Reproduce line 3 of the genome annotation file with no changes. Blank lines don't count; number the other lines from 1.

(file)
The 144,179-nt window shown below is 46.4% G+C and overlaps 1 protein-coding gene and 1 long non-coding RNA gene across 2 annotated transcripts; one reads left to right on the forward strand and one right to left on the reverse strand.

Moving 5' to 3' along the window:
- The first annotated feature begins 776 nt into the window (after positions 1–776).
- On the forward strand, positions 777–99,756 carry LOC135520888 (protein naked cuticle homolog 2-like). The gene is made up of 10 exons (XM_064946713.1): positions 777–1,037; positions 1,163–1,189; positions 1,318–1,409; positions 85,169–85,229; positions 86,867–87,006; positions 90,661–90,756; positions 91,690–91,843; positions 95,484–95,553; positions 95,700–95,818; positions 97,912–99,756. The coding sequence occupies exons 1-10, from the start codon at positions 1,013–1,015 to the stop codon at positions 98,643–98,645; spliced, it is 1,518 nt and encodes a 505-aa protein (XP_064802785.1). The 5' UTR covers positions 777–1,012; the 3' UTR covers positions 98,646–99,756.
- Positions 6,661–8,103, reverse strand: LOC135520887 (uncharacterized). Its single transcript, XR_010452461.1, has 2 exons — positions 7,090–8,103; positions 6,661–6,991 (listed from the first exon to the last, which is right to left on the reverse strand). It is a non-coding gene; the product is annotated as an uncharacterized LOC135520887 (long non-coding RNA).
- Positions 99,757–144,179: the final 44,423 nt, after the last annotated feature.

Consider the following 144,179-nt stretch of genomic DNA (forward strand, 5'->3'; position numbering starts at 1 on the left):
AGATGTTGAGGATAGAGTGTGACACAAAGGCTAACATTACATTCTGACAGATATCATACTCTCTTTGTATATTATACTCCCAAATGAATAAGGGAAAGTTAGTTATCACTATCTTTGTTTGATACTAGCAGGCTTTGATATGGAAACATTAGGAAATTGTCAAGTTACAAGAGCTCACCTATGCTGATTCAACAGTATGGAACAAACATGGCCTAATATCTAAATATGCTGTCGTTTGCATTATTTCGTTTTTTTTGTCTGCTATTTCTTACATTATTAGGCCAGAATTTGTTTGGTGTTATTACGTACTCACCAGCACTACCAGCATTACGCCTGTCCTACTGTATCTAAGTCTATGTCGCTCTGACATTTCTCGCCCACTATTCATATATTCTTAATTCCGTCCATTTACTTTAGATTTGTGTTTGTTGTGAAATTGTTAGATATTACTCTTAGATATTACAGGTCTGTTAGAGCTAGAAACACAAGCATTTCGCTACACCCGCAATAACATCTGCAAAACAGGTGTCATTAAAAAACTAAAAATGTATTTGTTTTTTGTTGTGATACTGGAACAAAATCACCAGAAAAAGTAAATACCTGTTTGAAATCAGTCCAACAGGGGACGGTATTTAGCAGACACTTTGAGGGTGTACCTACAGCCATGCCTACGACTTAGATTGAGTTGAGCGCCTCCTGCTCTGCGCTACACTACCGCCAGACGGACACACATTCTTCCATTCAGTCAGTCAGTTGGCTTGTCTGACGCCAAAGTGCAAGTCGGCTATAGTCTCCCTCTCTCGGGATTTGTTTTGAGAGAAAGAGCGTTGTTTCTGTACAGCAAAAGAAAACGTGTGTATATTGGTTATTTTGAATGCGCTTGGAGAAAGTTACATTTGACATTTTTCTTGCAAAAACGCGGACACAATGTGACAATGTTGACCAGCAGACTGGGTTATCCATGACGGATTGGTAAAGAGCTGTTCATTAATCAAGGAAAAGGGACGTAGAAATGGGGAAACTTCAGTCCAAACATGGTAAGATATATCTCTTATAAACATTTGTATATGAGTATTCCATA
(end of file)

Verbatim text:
- The first annotated feature begins 776 nt into the window (after positions 1–776).